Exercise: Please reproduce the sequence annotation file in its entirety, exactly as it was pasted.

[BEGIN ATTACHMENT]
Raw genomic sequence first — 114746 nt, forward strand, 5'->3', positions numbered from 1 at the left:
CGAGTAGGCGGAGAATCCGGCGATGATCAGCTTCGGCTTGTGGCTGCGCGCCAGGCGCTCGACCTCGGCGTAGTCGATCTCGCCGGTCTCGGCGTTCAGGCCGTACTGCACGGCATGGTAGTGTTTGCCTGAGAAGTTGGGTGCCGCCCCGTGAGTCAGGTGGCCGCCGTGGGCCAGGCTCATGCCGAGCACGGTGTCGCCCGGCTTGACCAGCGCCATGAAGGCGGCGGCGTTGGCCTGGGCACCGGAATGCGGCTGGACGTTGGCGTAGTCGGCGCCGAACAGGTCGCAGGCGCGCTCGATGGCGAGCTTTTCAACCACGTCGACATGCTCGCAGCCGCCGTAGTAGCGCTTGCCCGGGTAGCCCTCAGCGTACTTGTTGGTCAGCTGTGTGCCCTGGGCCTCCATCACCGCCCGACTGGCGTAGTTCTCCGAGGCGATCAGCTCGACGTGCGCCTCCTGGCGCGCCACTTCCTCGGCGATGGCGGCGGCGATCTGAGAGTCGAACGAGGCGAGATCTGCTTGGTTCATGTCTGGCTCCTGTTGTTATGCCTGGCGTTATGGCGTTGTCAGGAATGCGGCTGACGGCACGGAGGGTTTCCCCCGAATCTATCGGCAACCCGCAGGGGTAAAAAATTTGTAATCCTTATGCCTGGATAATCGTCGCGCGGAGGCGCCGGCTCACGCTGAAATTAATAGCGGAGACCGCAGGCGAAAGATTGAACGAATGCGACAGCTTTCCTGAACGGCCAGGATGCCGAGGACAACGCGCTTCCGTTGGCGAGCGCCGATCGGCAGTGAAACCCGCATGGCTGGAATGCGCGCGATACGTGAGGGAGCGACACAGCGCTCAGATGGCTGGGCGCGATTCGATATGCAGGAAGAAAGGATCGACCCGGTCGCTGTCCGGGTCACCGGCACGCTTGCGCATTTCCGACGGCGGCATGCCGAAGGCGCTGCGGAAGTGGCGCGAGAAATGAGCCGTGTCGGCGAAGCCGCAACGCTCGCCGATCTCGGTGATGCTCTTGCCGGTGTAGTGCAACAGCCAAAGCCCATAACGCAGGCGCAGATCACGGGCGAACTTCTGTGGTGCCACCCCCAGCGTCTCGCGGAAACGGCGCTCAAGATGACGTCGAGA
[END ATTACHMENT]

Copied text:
Raw genomic sequence first — 114746 nt, forward strand, 5'->3', positions numbered from 1 at the left:
CGAGTAGGCGGAGAATCCGGCGATGATCAGCTTCGGCTTGTGGCTGCGCGCCAGGCGCTCGACCTCGGCGTAGTCGATCTCGCCGGTCTCGGCGTTCAGGCCGTACTGCACGGCATGGTAGTGTTTGCCTGAGAAGTTGGGTGCCGCCCCGTGAGTCAGGTGGCCGCCGTGGGCCAGGCTCATGCCGAGCACGGTGTCGCCCGGCTTGACCAGCGCCATGAAGGCGGCGGCGTTGGCCTGGGCACCGGAATGCGGCTGGACGTTGGCGTAGTCGGCGCCGAACAGGTCGCAGGCGCGCTCGATGGCGAGCTTTTCAACCACGTCGACATGCTCGCAGCCGCCGTAGTAGCGCTTGCCCGGGTAGCCCTCAGCGTACTTGTTGGTCAGCTGTGTGCCCTGGGCCTCCATCACCGCCCGACTGGCGTAGTTCTCCGAGGCGATCAGCTCGACGTGCGCCTCCTGGCGCGCCACTTCCTCGGCGATGGCGGCGGCGATCTGAGAGTCGAACGAGGCGAGATCTGCTTGGTTCATGTCTGGCTCCTGTTGTTATGCCTGGCGTTATGGCGTTGTCAGGAATGCGGCTGACGGCACGGAGGGTTTCCCCCGAATCTATCGGCAACCCGCAGGGGTAAAAAATTTGTAATCCTTATGCCTGGATAATCGTCGCGCGGAGGCGCCGGCTCACGCTGAAATTAATAGCGGAGACCGCAGGCGAAAGATTGAACGAATGCGACAGCTTTCCTGAACGGCCAGGATGCCGAGGACAACGCGCTTCCGTTGGCGAGCGCCGATCGGCAGTGAAACCCGCATGGCTGGAATGCGCGCGATACGTGAGGGAGCGACACAGCGCTCAGATGGCTGGGCGCGATTCGATATGCAGGAAGAAAGGATCGACCCGGTCGCTGTCCGGGTCACCGGCACGCTTGCGCATTTCCGACGGCGGCATGCCGAAGGCGCTGCGGAAGTGGCGCGAGAAATGAGCCGTGTCGGCGAAGCCGCAACGCTCGCCGATCTCGGTGATGCTCTTGCCGGTGTAGTGCAACAGCCAAAGCCCATAACGCAGGCGCAGATCACGGGCGAACTTCTGTGGTGCCACCCCCAGCGTCTCGCGGAAACGGCGCTCAAGATGACGTCGAGA